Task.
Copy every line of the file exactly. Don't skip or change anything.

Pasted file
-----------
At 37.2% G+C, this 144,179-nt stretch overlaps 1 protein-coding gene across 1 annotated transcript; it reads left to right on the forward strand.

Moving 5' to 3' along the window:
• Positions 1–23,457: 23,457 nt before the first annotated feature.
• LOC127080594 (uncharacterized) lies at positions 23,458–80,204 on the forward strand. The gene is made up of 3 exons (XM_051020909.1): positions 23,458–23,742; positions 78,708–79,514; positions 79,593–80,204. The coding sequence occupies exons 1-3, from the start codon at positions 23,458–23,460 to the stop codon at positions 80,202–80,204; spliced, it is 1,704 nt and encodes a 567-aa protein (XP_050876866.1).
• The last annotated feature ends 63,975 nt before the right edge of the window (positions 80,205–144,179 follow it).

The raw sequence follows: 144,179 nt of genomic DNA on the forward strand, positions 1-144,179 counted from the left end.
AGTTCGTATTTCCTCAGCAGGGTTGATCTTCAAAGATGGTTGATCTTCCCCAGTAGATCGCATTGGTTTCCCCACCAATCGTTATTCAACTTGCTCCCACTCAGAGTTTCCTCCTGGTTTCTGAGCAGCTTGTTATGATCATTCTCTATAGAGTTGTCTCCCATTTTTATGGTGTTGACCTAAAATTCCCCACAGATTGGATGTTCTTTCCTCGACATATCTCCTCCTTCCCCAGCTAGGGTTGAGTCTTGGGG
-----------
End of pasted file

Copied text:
At 37.2% G+C, this 144,179-nt stretch overlaps 1 protein-coding gene across 1 annotated transcript; it reads left to right on the forward strand.

Moving 5' to 3' along the window:
• Positions 1–23,457: 23,457 nt before the first annotated feature.
• LOC127080594 (uncharacterized) lies at positions 23,458–80,204 on the forward strand. The gene is made up of 3 exons (XM_051020909.1): positions 23,458–23,742; positions 78,708–79,514; positions 79,593–80,204. The coding sequence occupies exons 1-3, from the start codon at positions 23,458–23,460 to the stop codon at positions 80,202–80,204; spliced, it is 1,704 nt and encodes a 567-aa protein (XP_050876866.1).
• The last annotated feature ends 63,975 nt before the right edge of the window (positions 80,205–144,179 follow it).

The raw sequence follows: 144,179 nt of genomic DNA on the forward strand, positions 1-144,179 counted from the left end.
AGTTCGTATTTCCTCAGCAGGGTTGATCTTCAAAGATGGTTGATCTTCCCCAGTAGATCGCATTGGTTTCCCCACCAATCGTTATTCAACTTGCTCCCACTCAGAGTTTCCTCCTGGTTTCTGAGCAGCTTGTTATGATCATTCTCTATAGAGTTGTCTCCCATTTTTATGGTGTTGACCTAAAATTCCCCACAGATTGGATGTTCTTTCCTCGACATATCTCCTCCTTCCCCAGCTAGGGTTGAGTCTTGGGG